How to stop wasting net sessions (and what to do instead) | Cricket coaching, fitness and tips

How to stop wasting net sessions (and what to do instead)

Every year for more than 20 seasons I have gone through the same ritual after Christmas with a variety of club cricket teams.

The kitbag is dragged from the shed, and I find myself in a dusty sports hall trying to reacquaint myself with the faces of my team-mates that I haven’t seen for months.

The bowler’s have a little stretch while the batsmen fight about who is going to go first (or second actually, because no one wants to go first).

The wicketkeeper bowls.
Nobody fields.

After 55 minutes we realise 3 people have not had a bat and the wicketkeeper is still bowling. The last man in has a desperate thrash against tired bowlers.

And then we all go for a pint.

Except in recent years we have tried to make nets a bit less of an excuse to gossip and complain about the committee and more of a valuable time to make improvements.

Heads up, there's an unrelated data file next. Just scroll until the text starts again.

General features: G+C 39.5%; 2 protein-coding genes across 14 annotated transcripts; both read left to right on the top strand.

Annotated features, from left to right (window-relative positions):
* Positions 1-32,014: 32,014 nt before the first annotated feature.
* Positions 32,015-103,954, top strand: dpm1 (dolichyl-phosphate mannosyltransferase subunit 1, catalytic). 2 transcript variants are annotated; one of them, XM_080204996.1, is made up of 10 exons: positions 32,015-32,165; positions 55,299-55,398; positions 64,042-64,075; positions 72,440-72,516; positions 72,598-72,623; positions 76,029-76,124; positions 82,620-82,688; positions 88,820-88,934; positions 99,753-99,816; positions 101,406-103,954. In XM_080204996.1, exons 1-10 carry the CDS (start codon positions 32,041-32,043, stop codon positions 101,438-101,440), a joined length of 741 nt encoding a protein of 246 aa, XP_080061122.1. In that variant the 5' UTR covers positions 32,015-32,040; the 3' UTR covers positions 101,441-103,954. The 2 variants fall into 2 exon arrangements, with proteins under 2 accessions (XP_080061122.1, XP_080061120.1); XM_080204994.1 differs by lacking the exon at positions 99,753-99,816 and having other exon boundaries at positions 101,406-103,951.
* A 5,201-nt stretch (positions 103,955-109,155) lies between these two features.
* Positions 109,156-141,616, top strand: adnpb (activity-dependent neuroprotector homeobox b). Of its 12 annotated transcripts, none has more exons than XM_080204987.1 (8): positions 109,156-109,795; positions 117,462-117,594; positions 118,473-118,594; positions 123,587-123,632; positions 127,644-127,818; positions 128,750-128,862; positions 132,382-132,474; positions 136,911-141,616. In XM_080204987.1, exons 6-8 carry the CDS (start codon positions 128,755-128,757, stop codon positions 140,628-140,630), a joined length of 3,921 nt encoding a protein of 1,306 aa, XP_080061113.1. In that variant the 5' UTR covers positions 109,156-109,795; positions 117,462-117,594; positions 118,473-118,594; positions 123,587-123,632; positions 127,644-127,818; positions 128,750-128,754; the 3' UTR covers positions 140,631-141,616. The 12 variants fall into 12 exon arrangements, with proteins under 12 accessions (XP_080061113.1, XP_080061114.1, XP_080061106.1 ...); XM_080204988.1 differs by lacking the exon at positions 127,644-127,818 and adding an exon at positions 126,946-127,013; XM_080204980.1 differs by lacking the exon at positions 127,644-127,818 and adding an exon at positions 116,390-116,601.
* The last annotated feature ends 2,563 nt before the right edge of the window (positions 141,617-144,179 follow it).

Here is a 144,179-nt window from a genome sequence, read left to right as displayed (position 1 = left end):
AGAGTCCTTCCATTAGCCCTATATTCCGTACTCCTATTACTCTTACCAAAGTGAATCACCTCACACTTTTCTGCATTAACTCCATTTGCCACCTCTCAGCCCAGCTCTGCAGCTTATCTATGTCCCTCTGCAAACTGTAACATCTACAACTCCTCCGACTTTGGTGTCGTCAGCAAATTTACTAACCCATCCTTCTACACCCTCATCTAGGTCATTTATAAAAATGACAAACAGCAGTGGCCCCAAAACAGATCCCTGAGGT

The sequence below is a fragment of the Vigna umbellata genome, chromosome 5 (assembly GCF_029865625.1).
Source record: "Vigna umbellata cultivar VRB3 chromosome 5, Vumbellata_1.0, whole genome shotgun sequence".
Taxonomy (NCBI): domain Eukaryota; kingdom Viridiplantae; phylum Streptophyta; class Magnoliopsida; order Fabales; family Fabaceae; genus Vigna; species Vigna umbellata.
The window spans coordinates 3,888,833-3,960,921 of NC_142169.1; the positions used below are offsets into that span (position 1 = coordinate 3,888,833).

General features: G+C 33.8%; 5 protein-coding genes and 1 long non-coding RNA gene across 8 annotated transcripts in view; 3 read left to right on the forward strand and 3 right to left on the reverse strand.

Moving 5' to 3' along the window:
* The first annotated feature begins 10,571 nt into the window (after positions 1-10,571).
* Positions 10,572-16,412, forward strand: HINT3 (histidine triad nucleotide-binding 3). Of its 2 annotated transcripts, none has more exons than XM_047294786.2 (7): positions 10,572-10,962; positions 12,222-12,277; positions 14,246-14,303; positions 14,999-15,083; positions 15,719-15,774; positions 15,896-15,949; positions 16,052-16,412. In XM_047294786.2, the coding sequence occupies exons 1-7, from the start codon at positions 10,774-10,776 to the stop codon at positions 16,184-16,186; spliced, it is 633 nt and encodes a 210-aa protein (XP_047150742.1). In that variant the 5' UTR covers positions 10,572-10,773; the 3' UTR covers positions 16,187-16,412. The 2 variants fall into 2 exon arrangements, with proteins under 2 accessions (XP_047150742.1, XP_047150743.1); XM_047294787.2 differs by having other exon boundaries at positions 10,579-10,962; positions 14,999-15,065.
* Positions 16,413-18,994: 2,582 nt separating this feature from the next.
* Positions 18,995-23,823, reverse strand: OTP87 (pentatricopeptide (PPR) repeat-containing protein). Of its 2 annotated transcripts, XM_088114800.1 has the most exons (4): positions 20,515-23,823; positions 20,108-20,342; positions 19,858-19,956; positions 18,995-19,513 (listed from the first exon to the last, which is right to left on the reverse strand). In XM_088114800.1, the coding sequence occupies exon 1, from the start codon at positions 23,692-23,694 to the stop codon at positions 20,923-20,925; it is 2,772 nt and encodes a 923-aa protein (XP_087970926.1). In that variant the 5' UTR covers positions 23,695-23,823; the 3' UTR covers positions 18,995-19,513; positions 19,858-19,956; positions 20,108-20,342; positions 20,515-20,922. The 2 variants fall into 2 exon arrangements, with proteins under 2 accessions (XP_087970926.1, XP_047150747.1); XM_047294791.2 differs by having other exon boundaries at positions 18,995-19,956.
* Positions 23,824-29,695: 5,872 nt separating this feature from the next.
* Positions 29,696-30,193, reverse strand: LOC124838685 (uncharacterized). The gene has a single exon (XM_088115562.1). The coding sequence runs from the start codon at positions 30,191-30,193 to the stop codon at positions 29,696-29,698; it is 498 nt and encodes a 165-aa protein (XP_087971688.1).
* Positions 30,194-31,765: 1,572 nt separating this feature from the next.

Not many clubs can emulate the professional teams, but they can in spirit at least.

Of course, the old lags put up resistance, but even the craggiest complainer can overcome his inertia with these simple changes:

1. Hold back on pulling out the nets

I know time is limited, but there is no need for everyone to dash to pull out the nets.

There are more ways to practice than that.

Every player can benefit from what I’m going to loosely call a ‘warm up’ (it’s not really a warm up but it’s a good way to trick players into doing non-net stuff). You can use the entire list below or just pick out the bits least likely to cause resistance:

  • Foam rolling/stretching. 5 minutes on a foam roller can make a huge difference to performance in the long term. If the club can splash out on buying a few then it’s an easy win.